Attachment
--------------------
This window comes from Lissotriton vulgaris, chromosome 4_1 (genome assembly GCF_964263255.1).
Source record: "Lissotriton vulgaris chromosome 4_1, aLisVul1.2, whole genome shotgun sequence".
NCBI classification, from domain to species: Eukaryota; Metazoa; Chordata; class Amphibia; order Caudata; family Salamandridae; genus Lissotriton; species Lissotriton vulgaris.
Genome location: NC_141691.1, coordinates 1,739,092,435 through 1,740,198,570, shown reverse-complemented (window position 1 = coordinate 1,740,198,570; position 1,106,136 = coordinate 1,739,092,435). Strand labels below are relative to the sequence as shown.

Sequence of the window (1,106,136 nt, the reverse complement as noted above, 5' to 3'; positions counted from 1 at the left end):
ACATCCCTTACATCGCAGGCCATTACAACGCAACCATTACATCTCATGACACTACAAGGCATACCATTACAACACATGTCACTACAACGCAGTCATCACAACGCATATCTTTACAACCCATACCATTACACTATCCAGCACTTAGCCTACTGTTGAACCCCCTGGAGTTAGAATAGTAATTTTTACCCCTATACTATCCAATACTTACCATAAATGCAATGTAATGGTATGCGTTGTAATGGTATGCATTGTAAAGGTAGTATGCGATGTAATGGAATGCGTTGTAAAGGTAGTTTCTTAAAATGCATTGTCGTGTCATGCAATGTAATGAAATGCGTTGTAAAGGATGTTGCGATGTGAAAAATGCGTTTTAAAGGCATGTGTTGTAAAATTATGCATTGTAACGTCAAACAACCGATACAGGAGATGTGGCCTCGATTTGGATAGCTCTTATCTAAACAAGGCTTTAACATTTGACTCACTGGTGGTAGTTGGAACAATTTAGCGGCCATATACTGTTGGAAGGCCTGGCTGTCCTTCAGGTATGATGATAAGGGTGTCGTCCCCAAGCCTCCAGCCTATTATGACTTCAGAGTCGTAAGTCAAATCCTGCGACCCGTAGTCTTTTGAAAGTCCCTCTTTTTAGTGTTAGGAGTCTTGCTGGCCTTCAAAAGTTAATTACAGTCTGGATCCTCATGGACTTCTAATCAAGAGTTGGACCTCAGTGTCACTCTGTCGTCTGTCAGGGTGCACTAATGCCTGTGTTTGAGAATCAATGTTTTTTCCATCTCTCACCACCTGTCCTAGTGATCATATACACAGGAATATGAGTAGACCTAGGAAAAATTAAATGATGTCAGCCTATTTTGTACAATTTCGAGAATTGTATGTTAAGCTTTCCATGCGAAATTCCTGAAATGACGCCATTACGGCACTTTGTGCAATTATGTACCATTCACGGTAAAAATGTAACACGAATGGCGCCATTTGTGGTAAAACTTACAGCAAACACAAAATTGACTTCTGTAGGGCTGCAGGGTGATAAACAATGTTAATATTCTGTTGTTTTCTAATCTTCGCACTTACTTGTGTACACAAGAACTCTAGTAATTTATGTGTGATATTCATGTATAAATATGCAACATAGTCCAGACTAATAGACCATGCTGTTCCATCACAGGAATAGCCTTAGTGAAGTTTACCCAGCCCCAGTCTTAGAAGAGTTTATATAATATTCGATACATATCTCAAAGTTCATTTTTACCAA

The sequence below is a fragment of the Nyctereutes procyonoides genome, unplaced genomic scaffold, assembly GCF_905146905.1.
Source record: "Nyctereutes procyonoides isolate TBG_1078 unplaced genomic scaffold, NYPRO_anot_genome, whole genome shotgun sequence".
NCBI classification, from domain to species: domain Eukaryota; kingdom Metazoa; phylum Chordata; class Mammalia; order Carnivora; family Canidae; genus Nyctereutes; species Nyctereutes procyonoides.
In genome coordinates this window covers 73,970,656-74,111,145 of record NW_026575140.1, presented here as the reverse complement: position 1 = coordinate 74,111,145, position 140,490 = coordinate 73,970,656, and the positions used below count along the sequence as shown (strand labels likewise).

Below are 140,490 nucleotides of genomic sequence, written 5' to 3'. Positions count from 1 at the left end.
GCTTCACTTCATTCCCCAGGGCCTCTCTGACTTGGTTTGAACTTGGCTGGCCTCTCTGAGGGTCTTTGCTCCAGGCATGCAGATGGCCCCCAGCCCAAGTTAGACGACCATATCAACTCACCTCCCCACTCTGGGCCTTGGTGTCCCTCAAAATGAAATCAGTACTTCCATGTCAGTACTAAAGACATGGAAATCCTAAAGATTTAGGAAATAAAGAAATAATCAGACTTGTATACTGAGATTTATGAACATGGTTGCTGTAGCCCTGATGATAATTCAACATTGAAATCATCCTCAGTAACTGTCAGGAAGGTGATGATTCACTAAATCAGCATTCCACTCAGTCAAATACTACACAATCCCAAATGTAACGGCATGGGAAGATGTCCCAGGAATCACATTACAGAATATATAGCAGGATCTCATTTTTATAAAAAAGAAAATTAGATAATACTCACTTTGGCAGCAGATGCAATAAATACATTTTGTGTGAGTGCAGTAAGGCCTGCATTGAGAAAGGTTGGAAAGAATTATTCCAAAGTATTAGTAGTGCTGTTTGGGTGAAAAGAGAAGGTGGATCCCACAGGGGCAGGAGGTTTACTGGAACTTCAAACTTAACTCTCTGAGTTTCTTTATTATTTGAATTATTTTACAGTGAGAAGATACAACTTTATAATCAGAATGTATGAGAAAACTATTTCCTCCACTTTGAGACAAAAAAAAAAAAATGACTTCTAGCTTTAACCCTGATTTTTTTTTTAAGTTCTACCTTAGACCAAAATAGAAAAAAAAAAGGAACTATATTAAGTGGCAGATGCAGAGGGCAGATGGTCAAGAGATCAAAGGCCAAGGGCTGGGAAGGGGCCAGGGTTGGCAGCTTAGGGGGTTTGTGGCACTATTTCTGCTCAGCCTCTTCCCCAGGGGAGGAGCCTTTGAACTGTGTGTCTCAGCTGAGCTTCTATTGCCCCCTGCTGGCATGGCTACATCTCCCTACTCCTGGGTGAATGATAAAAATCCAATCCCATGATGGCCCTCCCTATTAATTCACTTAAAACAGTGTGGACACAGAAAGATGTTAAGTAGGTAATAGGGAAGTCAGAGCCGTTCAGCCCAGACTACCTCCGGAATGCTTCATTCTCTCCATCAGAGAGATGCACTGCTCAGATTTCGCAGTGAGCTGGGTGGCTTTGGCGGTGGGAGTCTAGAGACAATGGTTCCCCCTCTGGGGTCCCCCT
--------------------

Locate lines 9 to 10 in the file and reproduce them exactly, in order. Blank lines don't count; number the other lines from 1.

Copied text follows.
NCBI classification, from domain to species: domain Eukaryota; kingdom Metazoa; phylum Chordata; class Mammalia; order Carnivora; family Canidae; genus Nyctereutes; species Nyctereutes procyonoides.
In genome coordinates this window covers 73,970,656-74,111,145 of record NW_026575140.1, presented here as the reverse complement: position 1 = coordinate 74,111,145, position 140,490 = coordinate 73,970,656, and the positions used below count along the sequence as shown (strand labels likewise).